What to do if you’re going to miss a payment

Maybe you missed a payment because you didn’t have enough money. Or maybe you accidentally missed the due date. Being proactive can help you work something out with your lender and minimize the negative impact of a late or missed payment on your credit.

First, you’ll want to know what your lender’s policy is on reporting late payments. “Most lenders won’t report late payments until it’s 30 days or more past due,” Eke says. “Some may also have data reporting models that will give you a pass on your first missed or late payment.”

If you can make your payment just a few days late, you might be able to curtail the worst consequences. You can also reach out to your lender to try to work out another solution or arrangements.

“If a borrower cannot afford to make the full payment, they should call the creditor and tell them they can’t pay it,” Yates says. “The creditor may be able to take a partial payment and let you catch up on the next payment. Or you can ask if they can change your billing date back a week or two to allow you extra time.”

Tips for a positive payment history on credit report

Whatever your payment history has been up to this point, you’ll need to make on-time payments in the future to improve or maintain your credit.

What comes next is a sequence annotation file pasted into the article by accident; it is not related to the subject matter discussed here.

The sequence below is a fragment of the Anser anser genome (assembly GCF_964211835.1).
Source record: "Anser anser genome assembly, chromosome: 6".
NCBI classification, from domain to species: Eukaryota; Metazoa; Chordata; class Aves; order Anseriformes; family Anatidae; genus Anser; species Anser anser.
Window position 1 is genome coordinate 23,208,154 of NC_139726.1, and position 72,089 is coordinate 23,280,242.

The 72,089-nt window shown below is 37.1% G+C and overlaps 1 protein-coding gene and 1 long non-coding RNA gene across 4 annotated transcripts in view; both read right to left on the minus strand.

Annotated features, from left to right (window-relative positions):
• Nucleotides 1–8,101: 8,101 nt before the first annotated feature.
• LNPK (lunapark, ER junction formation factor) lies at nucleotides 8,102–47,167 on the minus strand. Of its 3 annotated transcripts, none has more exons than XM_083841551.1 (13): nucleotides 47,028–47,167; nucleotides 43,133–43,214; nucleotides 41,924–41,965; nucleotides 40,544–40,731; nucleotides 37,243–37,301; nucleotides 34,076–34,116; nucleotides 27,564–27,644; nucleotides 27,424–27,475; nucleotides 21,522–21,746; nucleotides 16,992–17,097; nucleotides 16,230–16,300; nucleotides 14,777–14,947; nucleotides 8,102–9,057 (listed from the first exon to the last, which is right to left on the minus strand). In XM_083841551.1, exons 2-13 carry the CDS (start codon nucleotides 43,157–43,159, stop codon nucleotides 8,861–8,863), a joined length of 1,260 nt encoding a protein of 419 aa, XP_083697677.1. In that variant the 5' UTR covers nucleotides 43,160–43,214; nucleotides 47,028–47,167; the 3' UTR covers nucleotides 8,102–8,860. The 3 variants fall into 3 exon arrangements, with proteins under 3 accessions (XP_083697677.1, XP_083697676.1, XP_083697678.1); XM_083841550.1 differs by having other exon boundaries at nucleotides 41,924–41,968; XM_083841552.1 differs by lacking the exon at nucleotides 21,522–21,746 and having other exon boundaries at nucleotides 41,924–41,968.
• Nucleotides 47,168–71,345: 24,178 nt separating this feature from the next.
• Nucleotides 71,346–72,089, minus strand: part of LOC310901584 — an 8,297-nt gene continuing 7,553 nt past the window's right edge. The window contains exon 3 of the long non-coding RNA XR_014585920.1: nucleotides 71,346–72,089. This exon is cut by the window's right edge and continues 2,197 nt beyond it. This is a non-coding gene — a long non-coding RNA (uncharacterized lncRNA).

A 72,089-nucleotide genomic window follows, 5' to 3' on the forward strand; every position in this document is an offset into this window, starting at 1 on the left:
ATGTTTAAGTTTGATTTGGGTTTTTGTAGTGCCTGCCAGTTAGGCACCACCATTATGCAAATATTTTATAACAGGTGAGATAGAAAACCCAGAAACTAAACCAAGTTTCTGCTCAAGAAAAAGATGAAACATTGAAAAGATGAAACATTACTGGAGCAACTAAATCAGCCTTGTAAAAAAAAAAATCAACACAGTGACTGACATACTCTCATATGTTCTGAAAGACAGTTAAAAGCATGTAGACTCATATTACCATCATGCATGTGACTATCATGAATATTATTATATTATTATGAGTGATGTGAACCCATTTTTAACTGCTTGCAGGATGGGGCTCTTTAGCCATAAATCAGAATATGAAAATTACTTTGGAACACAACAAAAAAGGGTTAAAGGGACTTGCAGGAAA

“The most common reason borrowers miss a payment is simply because they forget,” Yates says. Luckily, there are some easy tricks you can use to ensure you never forget a payment.

Eke suggests setting alarms or reminders on your phone to remind you of important bill due dates. Some banks, credit card issuers or other billers also have the option to enroll in text alerts or email notifications for upcoming payments.

Even better, set up automatic bill payments — some lenders will even give you an interest rate discount for auto-pay enrollment. “This is the single best thing you can do to avoid any late payments,” Yates says. “Setting up automatic payments either with your creditors, or using online bill pay with your bank will eliminate the chance you will forget again.”

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1 Includes AutoPay discount. Important Disclosures for SoFi.

SoFi Disclosures

  1. Terms and Conditions Apply: SOFI RESERVES THE RIGHT TO MODIFY OR DISCONTINUE PRODUCTS AND BENEFITS AT ANY TIME WITHOUT NOTICE. To qualify, a borrower must be a U.S. citizen or permanent resident in an eligible state and meet SoFi’s underwriting requirements. Not all borrowers receive the lowest rate. To qualify for the lowest rate, you must have a responsible financial history and meet other conditions. If approved, your actual rate will be within the range of rates listed above and will depend on a variety of factors, including term of loan, a responsible financial history, years of experience, income and other factors. Rates and Terms are subject to change at anytime without notice and are subject to state restrictions. SoFi refinance loans are private loans and do not have the same repayment options that the federal loan program offers such as Income Based Repayment or Income Contingent Repayment or PAYE. Licensed by the Department of Business Oversight under the California Finance Lender Law License No. 6054612. SoFi loans are originated by SoFi Lending Corp., NMLS # 1121636. (www.nmlsconsumeraccess.org)